The title sums it up well: The Arsenic Century: How Victorian Britain was Poisoned at Home, Work, & Play by James C. Whorton. We all know about issues with lead poisoning, whether in water pipes, paint, or from industrial processes, and I had read about the problems with exposure to phosphorus in match production and other industries. But I didn’t know much at all about arsenic, other than as a plot device in Arsenic and Old Lace.
The first chapter of this book is not for the squeamish reader. Whorton starts out by covering the effects of arsenic poisoning in fairly gruesome detail. It’s an abrupt start, but necessary to understand the rest of the book. The rest of the first third or so of the book concerns the use of arsenic for criminal purposes–how it was so easy to obtain arsenic to poison someone, how it worked, how murderers tried to cover their tracks, the public hysteria over poisonings, and how murderers were caught (and sometimes how innocent people were accused of poisoning).
After reading the first chapter on the effects of arsenic, I could understand why people were so frightened of being poisoned this way; it would be an awful death, and a crime that would be difficult to discover and punish. This section of the book also delves into the history of science and scientific method, looking at the ways scientists (or proto-scientists) tried to develop accurate ways of detecting arsenic. If you like true crime or even detective fiction, you’ll enjoy this part of the book.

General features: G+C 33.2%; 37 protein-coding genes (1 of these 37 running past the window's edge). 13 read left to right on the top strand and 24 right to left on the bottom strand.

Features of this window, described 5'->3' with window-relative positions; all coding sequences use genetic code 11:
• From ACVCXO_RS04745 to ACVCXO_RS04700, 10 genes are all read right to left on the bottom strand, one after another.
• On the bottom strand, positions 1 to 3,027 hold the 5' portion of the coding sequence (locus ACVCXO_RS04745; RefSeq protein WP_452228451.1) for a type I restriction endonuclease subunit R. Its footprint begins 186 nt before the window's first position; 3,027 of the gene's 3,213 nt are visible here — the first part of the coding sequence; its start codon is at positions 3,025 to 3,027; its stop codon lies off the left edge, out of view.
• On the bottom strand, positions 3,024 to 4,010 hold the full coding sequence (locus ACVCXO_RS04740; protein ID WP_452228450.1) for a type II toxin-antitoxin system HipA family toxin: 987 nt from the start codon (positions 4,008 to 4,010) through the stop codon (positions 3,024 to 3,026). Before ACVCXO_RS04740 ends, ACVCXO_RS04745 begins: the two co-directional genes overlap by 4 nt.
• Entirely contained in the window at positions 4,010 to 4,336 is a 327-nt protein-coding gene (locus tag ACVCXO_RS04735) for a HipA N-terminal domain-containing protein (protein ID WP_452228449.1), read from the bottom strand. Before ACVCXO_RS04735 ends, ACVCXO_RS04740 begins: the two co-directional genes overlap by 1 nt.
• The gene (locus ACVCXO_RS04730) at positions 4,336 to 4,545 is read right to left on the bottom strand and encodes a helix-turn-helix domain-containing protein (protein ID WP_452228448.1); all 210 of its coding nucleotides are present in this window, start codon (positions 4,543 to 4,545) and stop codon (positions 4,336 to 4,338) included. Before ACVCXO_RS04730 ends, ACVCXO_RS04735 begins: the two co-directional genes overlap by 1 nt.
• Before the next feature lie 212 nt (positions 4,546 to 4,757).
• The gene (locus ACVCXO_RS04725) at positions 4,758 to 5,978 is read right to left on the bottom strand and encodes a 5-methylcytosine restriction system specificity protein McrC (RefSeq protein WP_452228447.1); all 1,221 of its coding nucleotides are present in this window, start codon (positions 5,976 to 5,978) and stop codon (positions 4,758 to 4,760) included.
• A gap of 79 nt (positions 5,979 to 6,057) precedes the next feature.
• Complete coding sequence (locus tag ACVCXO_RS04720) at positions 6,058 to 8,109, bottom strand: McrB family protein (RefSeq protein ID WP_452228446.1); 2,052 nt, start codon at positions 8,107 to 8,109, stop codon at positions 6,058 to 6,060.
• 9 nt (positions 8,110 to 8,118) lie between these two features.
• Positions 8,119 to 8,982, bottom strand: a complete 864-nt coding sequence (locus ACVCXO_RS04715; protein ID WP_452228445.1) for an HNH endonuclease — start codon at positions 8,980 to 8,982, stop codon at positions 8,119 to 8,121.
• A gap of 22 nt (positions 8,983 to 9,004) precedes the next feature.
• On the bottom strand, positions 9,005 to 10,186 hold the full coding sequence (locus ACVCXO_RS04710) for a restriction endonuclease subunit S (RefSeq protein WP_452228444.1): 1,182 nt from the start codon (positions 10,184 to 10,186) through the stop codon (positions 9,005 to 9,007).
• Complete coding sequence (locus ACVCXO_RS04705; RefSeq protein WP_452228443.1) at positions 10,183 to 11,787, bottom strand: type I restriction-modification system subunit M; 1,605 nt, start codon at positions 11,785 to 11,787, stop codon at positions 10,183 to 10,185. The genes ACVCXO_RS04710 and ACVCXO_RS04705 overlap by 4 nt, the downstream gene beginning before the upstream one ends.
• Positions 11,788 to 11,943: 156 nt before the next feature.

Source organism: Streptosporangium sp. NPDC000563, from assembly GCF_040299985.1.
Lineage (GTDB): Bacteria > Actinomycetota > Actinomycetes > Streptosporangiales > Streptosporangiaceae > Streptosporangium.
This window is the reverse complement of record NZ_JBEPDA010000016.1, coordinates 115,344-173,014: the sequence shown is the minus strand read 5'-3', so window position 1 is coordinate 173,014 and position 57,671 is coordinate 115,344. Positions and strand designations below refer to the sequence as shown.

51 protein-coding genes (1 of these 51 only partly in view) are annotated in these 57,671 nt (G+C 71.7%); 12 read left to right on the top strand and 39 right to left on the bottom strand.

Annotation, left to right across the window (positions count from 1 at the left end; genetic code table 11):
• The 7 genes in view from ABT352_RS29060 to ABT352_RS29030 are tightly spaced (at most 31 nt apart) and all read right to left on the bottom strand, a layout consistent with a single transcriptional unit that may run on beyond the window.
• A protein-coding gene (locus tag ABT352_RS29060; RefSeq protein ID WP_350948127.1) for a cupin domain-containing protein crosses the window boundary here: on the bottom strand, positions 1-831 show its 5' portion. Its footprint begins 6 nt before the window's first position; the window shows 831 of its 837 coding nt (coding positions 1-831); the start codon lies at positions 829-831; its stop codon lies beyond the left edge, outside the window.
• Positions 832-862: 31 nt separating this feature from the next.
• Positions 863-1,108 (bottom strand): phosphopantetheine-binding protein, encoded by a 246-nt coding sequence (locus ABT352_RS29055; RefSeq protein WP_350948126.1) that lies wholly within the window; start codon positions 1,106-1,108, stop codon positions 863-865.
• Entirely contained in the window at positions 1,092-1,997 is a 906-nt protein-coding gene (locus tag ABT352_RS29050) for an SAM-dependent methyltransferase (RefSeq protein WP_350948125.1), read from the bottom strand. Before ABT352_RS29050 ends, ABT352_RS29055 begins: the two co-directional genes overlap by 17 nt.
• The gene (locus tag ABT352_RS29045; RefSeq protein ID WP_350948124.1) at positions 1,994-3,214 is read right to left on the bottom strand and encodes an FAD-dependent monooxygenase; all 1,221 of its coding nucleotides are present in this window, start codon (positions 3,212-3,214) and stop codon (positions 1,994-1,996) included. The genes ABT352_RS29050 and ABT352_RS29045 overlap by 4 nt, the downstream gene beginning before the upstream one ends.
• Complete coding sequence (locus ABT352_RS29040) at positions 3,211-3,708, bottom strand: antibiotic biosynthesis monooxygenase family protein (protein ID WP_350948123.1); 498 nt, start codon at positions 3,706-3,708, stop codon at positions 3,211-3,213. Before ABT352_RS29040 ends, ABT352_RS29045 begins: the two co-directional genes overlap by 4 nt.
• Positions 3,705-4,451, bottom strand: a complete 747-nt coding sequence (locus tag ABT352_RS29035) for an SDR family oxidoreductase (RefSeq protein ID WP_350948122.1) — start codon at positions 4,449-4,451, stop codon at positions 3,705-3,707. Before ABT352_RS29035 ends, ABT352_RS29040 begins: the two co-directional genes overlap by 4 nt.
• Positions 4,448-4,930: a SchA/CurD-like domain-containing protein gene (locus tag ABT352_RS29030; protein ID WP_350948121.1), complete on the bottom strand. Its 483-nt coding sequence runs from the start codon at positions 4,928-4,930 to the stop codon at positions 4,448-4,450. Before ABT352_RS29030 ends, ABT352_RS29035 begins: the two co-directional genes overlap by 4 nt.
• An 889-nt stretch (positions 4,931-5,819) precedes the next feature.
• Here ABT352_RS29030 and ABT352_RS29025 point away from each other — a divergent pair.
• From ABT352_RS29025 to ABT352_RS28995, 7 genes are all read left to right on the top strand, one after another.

The rest of the book deals with arsenic poisoning via non-homicidal means (I won’t say non-criminal means, because the manufacturers who deliberately produced arsenic-laced products were certainly criminal). Every time I read history like this, I am grateful for the government regulation we have today, and I wish people who felt we didn’t need those regulations would read about these events that propelled governments to act.
As the title says, Britons were poisoned at home, work, and play. One of the primary vehicles was green dye, a color called “Scheele’s green,” which was used in wallpaper, artificial flowers, fabric for clothes, and even foods. People who put up green wallpaper became sick and recovered when they removed the wallpaper. Children died from eating green-colored candies. Women who worked manufacturing artificial flowers became extremely sick and sometimes died. On top of this intentional use of arsenic in products, manufacturers sometimes included arsenic, knowingly or not, in adulterants designed to reduce the cost of manufacturing, so people died from eating and drinking tainted products.
And, at the same time doctors worked on uncovering and lobbying against arsenic used in criminal acts and everyday objects, other doctors used arsenic as medicine, often to treat cancers and skin conditions, but also to treat a whole range of illnesses. Whorton explains that doctors in the 1800s had little knowledge of disease, and the prevailing view was that if a treatment caused a physical reaction (like vomiting), it must be working!!! Many people also took arsenic in the form of patent medicines, which complicated criminal investigation–doctors could not distinguish between arsenic-as-medicine and arsenic-as-poison in suspicious deaths.
Despite the grim subject matter, I enjoyed this book very much. It’s well-researched and well-written, and has clear relevance to issues we face today.